Now we know that there are seven continents in the world. We began our exploration with the continent in which we live in, North America with its countries, largest by land area is Canada followed by the United States of America and Mexico.

The Continent that we are living in North America has a diverse array of wildlife species; to name a few like The Bald Eagle has been the United States' national symbol since 1782. A raccoon is a highly adapted omnivore, native to North America. Alternatively known as a cougar, puma, or panther, the mountain lion is a solitary and reclusive carnivore, and a member of the largest cat family in North America. The Canadian goose has a unique black head and neck, and a white patch on the throat.

In sensorial area, we learned how to work with the Binomial Cube. It is built with wooden cubes and rectangular prisms painted in red, blue and black. It helps in developing visual discrimination in three dimensional forms, concentration and indirectly prepares for the mathematical concept of binomial theorem.

Step 1, step 2, repeat step 2 for 2nd layer and done!

The Montessori Metal Insets consist of ten flat metal squares, in each of the squares is a metal shape cut-out. The shape cut-outs are the same as the shapes found in other Montessori materials such as the geometric cabinet and geometric solids. The Metal Insets are accompanied by color pencils, white square paper, and a tray specifically designed to hold the paper and insets. The child is free to select the shape/s they wish to use and the color.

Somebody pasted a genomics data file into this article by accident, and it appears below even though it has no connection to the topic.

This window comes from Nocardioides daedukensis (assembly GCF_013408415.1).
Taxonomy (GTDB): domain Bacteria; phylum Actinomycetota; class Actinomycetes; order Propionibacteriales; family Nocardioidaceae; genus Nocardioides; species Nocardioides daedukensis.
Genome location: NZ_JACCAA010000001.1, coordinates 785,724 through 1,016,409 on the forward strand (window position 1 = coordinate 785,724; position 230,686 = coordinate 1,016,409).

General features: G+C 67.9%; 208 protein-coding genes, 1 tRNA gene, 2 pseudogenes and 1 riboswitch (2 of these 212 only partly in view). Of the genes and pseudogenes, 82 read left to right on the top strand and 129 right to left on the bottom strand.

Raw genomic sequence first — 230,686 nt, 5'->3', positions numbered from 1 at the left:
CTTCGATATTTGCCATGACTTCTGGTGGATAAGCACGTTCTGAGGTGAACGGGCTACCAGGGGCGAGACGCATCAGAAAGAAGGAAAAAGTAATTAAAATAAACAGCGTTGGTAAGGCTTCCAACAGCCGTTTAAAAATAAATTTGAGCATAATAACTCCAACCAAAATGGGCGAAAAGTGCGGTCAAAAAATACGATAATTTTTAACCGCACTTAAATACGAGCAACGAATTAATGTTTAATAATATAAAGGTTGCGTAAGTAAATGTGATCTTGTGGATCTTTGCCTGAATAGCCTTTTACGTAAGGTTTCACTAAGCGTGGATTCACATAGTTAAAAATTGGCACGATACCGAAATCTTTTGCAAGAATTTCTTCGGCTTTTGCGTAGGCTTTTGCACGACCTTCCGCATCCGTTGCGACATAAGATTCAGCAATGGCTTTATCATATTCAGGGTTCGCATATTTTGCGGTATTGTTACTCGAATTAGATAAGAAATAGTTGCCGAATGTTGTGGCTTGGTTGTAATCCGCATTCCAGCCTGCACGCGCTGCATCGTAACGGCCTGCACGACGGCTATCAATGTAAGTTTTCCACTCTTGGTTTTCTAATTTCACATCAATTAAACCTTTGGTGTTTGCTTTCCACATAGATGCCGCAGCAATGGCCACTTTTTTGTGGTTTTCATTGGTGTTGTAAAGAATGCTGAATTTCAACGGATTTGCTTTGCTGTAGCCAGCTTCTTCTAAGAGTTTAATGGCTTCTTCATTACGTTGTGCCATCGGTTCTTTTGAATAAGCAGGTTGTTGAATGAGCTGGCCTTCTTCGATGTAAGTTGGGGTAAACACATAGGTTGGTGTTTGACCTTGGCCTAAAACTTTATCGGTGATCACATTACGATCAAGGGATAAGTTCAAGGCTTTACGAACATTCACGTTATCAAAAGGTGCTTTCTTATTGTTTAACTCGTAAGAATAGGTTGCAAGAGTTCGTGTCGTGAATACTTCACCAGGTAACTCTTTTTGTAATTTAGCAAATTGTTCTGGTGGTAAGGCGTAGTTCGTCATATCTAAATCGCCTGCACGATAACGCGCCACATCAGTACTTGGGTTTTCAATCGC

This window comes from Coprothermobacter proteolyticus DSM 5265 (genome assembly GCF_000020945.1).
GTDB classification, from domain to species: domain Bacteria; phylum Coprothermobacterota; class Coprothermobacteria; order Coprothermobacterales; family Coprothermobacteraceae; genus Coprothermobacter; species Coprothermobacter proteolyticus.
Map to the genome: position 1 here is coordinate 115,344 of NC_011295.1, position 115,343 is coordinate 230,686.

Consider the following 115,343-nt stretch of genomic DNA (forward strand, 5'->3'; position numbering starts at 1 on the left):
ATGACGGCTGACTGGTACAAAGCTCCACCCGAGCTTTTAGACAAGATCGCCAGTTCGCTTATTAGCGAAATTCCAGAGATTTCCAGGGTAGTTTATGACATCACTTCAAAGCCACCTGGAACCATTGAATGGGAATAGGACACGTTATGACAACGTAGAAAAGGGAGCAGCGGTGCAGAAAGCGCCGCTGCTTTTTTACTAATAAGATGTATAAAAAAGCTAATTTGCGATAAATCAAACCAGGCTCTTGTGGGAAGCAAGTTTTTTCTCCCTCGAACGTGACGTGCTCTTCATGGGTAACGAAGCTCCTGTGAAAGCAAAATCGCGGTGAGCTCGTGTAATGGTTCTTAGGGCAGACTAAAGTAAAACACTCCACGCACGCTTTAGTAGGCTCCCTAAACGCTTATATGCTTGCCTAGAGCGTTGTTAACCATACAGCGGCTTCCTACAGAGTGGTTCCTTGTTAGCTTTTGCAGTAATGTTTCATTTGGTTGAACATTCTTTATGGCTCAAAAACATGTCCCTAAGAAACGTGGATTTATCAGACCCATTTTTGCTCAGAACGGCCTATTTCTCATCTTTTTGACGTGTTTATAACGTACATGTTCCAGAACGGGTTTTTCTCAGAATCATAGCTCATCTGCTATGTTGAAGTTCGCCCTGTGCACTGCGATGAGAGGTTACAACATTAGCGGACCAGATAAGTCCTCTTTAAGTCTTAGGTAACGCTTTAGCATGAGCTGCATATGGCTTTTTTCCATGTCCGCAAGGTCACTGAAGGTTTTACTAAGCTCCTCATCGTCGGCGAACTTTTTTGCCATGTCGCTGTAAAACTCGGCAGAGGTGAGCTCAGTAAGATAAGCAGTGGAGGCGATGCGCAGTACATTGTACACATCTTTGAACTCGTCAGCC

Concentration, co-ordination, recognizing shapes and making my book of shapes.

The Metal Insets help to prepare the hand for writing but what does this really mean? Metal Inset work can help the child to;

# Grip and hold the pencil (and hold the pencil upright)

# Refine hand control to steady the pencil

# Develop movements of straight and curved lines, in preparation for letter formation or a continual line which can assist with cursive

•#Develop hand-eye coordination, to make small coordinated movements

# Experience the result of pressure on the pencil (light and dark), experience graduation of color

# Develop fine muscles in the hand but also the larger muscles required for sitting and maintaining posture for writing